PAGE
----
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NEWS | Feb. 25, 2021

Missouri National Guard Airmen Defines Her Legacy Through Authenticity

By Sgt. Christopher Saunders Missouri National Guard

Although the pathway to medicine is well defined, Chief Master Sgt. Carla Hampton, Superintendent of the 131st Medical Group, Missouri Air National Guard, took her passion for science and helping people down a path she could not have predicted.
The only people Hampton knew with any military background were her two uncles, but they didn’t really talk about their experiences. It wasn’t until she joined her high school’s Junior Reserve Officer Training Corps (JROTC) that she was given a window into what military life was like.
“They gave a kind of fairy tale like story of travel,” Hampton said.
For many students, tuition assistance is a major attraction to joining the military, but Hampton was fortunate enough to have her college paid for through academic scholarships. Her motivation to join came from somewhere else.
“The idea that I could be sent somewhere new, outside the small world I knew in St. Louis was very exciting,” said Hampton.
It wasn’t until Hampton learned about the National Guard that she began to seriously consider military service. Having the option to continue her medical schooling, have a civilian career, and be able to serve her community on a local, state and national level was what ultimately led her to join.
“I wanted to be a doctor, and I was pretty sted-fast in that,” said Hampton. “I knew my path was in science or medicine.”
So, during her junior year of high school, Hampton joined the Missouri Air National Guard through the delayed enlistment program as a 4A0X1 (Health Services Management). This would allow Hampton to understand the inner workings of hospital management. Upon completing high school and her Air Force training, Hampton soon became the Non-Commissioned Officer in Charge (NCOIC) of her section.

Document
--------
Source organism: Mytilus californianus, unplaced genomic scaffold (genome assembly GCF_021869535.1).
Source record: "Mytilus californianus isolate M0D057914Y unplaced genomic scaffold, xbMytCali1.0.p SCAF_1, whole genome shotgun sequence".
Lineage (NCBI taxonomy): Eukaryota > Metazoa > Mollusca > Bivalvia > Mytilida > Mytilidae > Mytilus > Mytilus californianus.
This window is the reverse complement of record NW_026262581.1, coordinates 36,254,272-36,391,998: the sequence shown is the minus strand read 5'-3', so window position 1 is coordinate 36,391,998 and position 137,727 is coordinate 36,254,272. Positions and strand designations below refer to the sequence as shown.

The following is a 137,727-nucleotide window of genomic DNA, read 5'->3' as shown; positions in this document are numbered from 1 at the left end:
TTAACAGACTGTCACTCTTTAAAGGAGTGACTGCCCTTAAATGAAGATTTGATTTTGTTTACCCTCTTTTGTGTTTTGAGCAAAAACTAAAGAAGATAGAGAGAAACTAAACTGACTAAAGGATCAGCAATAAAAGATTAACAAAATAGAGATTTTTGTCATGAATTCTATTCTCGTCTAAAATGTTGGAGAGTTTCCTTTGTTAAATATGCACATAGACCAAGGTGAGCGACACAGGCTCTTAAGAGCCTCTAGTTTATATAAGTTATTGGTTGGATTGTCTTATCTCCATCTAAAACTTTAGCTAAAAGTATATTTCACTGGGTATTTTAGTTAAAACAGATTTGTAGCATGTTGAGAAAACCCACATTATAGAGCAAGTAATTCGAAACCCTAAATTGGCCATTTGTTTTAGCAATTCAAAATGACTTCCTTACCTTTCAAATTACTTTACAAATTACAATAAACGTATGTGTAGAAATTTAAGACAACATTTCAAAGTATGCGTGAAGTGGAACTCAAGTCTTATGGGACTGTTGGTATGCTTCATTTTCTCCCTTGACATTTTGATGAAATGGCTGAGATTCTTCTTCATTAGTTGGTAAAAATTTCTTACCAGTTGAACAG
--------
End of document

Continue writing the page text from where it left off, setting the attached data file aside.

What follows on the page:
In her civilian career, Hampton became an analytical scientist with a focus on product development. Over the years she’s worked for many companies, including Anheuser-Busch. Part of her job is to help develop new products or tweak preexisting products. One of those benefits was that she gained discipline, which carried over into her civilian career.
Hampton credits her time in the National Guard for helping her develop skills she could carry into her civilian career.
“The discipline I learned in the Guard translated very well into my civilian sector,” said Hampton. “The work I do is very structured, you have to be very disciplined in following step-by-step process.”
Hampton was eventually selected to become a First Sergeant. In this role she learned how to care for people through building relationships. Hampton could now play a direct part in helping Guard members develop their career. She understands the importance of having a plan.
“When I joined the Guard, I didn’t really have a vision for my life in the military,” said Hampton. “Being in a senior leadership position, I want to make sure others do.”
Hampton hopes to set an example of what’s possible, especially for females and people of color. One piece of advice Hampton wishes to tell others like her, is that it’s ok to show up as your authentic self. It’s important to value each other’s unique perspectives on a more regular basis and not to limit it to a designated month.
“Being an African American female can be a challenge because there are so few of us,” said Hampton. “We often try to fit into a box of what others expect us to be.”
One of Hampton’s proudest achievements is when she served as a Human Resources Advisor. Here she focused on promoting diversity inclusion, force health and professional development. She also helped develop “Mentoring for results,” a course that will help military members get productive feedback that will advance their career.
For the last year, Hampton has been working on COVID-19 management and vaccine distribution for 131st Bomb Wing. Like most, the pandemic has completely changed the way she operates. Not being able to meet in person as proven to be a huge challenge in maintaining readiness, training, and relationships but Hampton sees the challenge as an opportunity. This has led Hampton and her team to reevaluate what is truly of value, and pushed everyone to become more flexible.
“In the midst of crisis comes innovation,” said Hampton. “We approach the challenge and have no choice but to think outside the box.”
As Hampton’s career winds down over the next few years, she wants to take the lessons she’s learned and help others achieve what she has. For anyone on the fence about joining the Guard, or on the fence about reenlisting, Hampton’s response is, “Why not? What do you stand to lose?” Hampton says it’s not just about getting an education, a job, but you also gain a perspective outside of what you already know, and get out of your comfort zone.